Tufts enacts child abuse prevention policy
Published: Wednesday, December 5, 2012
Updated: Wednesday, December 5, 2012 01:12
The university introduced its Policy to Protect Children and Prevent Abuse this fall, following months of meetings between members of faculty and staff who frequently work with minors.
The policy features procedures to report and investigate child abuse on campus and/or in Tufts−sponsored events. Such abuse includes inappropriate sexual behavior, parental neglect and physical or emotional abuse.
Though there are few minors enrolled at Tufts, thousands of people younger than 18 years old participate in activities on campus. Youth leagues and summer camps, for example, frequently use Tufts facilities, according to Senior Vice President for University Relations Mary Jeka.
“As you look at every corner of the university, you’ll find minors on campus at one point or another,” Jeka said. “We had to do was to develop a protocol for how people would deal with minors, to make sure that both the minors and our community are safe.”
Although the Massachusetts Department of Children and Families (DCF) handles all child abuse cases, the new policy recommends reporting suspicious on−campus behavior to the Tufts University Policy Department (TUPD), according to TUPD Deputy Chief Mark Keith. TUPD will then act as a liaison between the university and DCF.
A DCF official will hold three training sessions for TUPD officers before the end of the semester based on new policy, Keith said.
The controversy surrounding Pennsylvania State University’s Jerry Sandusky prompted the policy, which Jeka said entered planning stages in February 2012.
“Every time something like that happens, all of us say, ‘What about us?’” Jeka said.
In the last eight years, there have been two allegations of child abuse that Tufts was involved in, one of which was not related to Tufts programs or personnel, according to Keith.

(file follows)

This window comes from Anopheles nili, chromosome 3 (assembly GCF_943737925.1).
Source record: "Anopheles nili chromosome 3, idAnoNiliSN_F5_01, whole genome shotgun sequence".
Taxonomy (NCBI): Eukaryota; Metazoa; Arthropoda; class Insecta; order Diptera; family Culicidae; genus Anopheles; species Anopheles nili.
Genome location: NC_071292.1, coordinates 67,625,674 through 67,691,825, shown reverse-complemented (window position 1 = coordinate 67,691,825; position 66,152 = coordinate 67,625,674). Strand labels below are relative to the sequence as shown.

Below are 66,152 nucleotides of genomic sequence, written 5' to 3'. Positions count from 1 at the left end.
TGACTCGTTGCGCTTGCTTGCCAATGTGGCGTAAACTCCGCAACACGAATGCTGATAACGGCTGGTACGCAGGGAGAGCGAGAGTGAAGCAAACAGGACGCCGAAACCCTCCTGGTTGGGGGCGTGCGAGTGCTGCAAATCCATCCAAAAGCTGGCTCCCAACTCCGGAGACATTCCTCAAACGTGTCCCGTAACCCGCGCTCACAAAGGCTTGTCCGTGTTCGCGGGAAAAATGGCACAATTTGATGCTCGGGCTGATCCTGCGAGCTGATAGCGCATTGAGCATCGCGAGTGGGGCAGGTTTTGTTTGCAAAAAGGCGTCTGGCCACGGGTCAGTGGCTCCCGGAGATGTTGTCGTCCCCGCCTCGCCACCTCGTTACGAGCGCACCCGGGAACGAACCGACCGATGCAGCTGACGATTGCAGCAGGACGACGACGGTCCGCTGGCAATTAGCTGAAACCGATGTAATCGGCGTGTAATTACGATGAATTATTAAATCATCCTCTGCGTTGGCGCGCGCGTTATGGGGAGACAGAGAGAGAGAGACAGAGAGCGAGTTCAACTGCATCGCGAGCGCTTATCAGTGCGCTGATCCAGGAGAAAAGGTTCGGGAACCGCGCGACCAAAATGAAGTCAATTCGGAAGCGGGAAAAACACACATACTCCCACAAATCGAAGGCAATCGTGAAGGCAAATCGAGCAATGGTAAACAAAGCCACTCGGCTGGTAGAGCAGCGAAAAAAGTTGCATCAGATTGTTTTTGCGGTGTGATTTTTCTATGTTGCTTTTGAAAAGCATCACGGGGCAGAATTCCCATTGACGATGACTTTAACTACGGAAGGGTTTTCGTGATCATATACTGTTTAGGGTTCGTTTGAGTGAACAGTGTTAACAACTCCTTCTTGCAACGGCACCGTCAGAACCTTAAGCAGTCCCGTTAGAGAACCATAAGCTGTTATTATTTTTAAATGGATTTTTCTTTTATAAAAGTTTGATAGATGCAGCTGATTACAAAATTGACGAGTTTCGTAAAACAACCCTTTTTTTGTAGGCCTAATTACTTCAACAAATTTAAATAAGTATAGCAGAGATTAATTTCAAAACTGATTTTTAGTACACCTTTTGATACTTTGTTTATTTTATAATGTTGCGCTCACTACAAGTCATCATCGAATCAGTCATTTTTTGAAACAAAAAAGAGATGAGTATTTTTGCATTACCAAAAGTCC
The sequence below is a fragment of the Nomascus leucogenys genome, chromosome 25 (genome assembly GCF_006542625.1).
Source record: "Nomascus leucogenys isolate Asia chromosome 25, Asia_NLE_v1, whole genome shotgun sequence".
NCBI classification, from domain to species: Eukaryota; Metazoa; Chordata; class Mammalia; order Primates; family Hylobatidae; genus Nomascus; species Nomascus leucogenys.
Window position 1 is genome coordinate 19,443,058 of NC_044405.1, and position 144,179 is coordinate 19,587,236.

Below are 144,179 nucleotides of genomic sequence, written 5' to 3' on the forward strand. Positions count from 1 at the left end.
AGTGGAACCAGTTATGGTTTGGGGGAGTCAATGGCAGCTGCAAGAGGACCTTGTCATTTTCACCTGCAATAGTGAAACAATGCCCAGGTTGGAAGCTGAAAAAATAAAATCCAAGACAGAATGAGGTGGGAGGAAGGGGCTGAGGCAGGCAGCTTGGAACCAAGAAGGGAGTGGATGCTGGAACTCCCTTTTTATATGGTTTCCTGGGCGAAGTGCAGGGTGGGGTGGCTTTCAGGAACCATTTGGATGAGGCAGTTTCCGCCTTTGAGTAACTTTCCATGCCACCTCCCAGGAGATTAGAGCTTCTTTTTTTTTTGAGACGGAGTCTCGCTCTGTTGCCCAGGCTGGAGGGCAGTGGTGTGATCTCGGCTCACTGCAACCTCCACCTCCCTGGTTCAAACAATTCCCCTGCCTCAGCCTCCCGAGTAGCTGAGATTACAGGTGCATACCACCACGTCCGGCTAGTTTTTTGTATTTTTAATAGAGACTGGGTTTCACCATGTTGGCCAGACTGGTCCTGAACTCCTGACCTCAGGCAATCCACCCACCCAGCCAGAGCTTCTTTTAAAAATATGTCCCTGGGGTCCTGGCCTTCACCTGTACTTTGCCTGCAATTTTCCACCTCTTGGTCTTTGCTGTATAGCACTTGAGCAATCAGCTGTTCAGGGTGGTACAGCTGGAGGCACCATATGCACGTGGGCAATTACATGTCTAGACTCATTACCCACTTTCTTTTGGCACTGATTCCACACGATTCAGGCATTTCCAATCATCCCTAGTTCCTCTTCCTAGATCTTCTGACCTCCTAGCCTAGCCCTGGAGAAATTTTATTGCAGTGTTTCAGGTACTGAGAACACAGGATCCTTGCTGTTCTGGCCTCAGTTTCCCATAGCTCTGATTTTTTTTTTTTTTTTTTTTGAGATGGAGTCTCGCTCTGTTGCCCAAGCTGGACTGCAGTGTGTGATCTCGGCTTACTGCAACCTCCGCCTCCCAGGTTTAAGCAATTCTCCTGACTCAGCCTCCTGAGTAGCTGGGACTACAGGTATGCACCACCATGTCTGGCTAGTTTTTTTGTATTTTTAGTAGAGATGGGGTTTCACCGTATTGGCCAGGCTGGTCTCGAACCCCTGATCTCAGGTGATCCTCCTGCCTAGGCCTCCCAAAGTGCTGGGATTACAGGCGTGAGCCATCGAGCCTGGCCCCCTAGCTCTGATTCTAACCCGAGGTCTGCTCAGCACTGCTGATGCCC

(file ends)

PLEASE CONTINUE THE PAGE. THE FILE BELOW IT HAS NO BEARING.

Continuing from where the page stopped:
Another driving concern for creation of a policy was that students compose much of the staff at Tufts events targeted towards the youth, Jeka said. To ensure accountability, the new policy includes a Code of Conduct Involving Interactions with Minors that informs volunteers and other staff of their responsibilities and the restrictions to their contact with minors.
Among other guidelines, the code states that communication between Tufts personnel and minors outside of a professional relationship is forbidden. It also clarifies that admissions interviews must be conducted in public settings.
In the past, groups and departments formed their own child abuse policies, all of which had to comply with the DCF’s regulations, Jeka said. Before she convened department−wide meetings, Jeka examined the child abuse policies at other universities and youth organizations, but found they were either too specific to the organization or non−existent.
Instead, Tufts’ policy is unique to the university, Jeka said. In addition to the input of the Tufts community, Jeka said she sought assistance from consultant Anthony Rizzuto, who had worked on similar policies with the Catholic Archdiocese of Boston during the church’s long−running molestation scandal.
Carolyn House, a sophomore who works with three− to six−year−olds in the Tufts Daycare’s Special Friends program, was not surprised by the terms in the new Code of Conduct.
“It’s a university safety policy, so they’re going to go with whatever’s going to make them least liable,” House said. “It’s unfortunate that if someone was stranded, you would never be able to say, ‘I’ll walk you home,’ but organizations should be required to find ways so that a child doesn’t have to be alone with someone, especially if they don’t want to.”